The Boyle Homestead,
Garryowen, Iowa, Circa 1900-1910

Commentary by David Boyle

The picture is from the end of the lane, and the most prominent feature is a broken-down gate in the foreground. (Mom was mortified, even though the picture was taken 40 years before she came to the farm.)

In those days, farms had a gate at the end of the lane, to keep the horses from wandering up the road. In this picture, the gate itself is no longer present. There is a makeshift fence of horizontal boards, from the corner of the orchard to the gatepost on the left side of the lane. The gatepost itself has fallen over, taking the boards along with it.

There are two sections of board fence, the first section being about 4 feet long, using a handy box elder tree as a post. The next section is sprawled fanlike, to where the gatepost used to be. The fence between the orchard and the lane is three strands of barbed wire.

The grass in the ditch between the fence and the laneway was recently burned. This and the absence of leaves on the tree lead to the conclusion that the picture was taken in early spring (maybe early March).

The fence on the west side of the lane was made of vertical boards (maybe to keep pigs in the field), somewhat dilapidated. There are wagon or buggy tracks on the lane, but no horse tracks (ground was packed).

The barn is visible on the left side of the picture. It is the barn that was torn down in 1953, single-pitch roof running north to south. I always thought that the old barn was rather plain; however, the barn in this picture has a cupola on top of it. Dad didn't recall a cupola - it must have blown off before his time.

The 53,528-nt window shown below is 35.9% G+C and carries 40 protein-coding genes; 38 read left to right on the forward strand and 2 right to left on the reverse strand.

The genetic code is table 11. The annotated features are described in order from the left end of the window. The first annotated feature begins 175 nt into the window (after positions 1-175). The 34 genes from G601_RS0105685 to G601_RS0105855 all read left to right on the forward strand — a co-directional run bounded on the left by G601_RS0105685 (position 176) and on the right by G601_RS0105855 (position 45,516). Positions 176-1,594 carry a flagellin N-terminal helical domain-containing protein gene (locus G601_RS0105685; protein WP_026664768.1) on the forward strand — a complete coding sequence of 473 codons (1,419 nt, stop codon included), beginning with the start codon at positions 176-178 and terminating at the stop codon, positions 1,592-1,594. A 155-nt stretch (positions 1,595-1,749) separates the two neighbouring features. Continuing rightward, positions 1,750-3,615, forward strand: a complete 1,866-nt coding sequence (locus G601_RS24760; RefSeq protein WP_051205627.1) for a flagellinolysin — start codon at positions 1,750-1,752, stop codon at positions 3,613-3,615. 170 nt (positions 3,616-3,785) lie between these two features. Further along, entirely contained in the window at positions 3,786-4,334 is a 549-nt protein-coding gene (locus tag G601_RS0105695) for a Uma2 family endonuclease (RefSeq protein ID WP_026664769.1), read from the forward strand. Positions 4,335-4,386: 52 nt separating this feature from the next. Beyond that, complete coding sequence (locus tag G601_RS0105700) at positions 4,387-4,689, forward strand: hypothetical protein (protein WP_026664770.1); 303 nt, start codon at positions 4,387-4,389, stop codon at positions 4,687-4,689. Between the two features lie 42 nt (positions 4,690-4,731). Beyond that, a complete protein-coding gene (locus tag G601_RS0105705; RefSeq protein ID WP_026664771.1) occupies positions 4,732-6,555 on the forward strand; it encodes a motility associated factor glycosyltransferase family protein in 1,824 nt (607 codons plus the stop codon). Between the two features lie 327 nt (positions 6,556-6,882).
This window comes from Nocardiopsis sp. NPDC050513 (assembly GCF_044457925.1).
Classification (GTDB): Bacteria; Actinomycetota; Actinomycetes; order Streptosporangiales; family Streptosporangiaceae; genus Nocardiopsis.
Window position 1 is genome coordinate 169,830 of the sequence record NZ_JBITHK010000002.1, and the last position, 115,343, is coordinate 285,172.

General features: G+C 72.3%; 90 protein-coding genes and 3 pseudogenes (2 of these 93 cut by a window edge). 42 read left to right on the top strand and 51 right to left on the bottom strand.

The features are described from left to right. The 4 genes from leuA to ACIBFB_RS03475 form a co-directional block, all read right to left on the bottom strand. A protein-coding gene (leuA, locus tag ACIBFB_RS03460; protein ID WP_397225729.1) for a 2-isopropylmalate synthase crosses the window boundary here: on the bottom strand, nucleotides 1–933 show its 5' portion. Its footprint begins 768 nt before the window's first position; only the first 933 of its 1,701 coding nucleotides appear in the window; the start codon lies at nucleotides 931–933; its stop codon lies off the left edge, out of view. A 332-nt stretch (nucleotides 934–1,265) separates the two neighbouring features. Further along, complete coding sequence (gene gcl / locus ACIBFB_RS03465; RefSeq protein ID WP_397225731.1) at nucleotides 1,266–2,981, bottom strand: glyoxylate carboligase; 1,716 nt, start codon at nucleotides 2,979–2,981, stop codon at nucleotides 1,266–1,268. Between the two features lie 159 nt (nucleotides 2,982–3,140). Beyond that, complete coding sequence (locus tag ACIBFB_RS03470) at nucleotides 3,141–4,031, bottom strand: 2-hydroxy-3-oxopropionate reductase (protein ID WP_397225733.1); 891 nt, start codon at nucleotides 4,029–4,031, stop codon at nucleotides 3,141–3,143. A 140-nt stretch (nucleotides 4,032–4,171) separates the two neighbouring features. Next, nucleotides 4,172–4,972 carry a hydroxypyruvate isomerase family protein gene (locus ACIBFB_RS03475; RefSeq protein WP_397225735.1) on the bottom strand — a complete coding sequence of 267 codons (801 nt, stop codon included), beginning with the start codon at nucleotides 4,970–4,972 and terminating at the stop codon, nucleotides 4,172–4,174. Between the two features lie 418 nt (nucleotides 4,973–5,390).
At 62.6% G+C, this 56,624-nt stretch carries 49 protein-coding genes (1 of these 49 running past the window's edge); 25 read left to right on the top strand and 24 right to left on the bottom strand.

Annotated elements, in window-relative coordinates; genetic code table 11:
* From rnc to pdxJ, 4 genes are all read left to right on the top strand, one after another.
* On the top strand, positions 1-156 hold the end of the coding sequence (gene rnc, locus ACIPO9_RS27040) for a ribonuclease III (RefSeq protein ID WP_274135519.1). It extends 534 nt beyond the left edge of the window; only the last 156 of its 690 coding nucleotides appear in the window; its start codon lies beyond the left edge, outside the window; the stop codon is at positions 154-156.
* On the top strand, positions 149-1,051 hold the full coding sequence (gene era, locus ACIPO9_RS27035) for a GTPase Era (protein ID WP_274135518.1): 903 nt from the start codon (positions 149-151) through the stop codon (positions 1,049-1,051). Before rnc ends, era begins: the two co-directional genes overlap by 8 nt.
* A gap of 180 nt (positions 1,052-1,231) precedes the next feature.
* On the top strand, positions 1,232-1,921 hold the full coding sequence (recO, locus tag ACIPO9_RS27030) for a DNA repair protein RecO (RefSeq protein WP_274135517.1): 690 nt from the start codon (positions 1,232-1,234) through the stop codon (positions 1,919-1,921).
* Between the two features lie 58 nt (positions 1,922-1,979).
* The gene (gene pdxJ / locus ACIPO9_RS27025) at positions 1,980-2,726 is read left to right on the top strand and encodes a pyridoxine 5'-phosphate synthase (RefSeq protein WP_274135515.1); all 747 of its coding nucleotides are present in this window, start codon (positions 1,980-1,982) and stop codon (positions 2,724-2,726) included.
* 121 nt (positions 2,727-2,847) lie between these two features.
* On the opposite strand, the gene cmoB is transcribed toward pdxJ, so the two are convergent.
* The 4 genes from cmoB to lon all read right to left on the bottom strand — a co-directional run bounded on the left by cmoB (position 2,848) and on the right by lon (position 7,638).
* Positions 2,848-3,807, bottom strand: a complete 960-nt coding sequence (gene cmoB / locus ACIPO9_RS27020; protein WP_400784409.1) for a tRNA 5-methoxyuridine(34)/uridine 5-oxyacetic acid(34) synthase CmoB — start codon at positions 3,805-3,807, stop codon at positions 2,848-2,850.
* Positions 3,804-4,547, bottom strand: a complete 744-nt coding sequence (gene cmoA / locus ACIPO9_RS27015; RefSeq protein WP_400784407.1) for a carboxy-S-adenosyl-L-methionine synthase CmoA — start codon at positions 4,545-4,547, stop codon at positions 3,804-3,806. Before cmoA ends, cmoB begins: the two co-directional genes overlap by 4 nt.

The house also looks rather plain: no shutters or brickwork on the side. The west parlor porch is just like the east parlor porch: wooden columns, no brickwork. The elm tree is there, of course. Not much taller than two times the house. Windmill tower appears to be made of wood. There are no electric lines (the REA came through in the late '30s), but there do appear to be phone poles.

My guess is that an itinerant photographer took farm pictures in the area and later mailed the proof to each farm. The faint markings on the back of the print look like a photo proof stamp.

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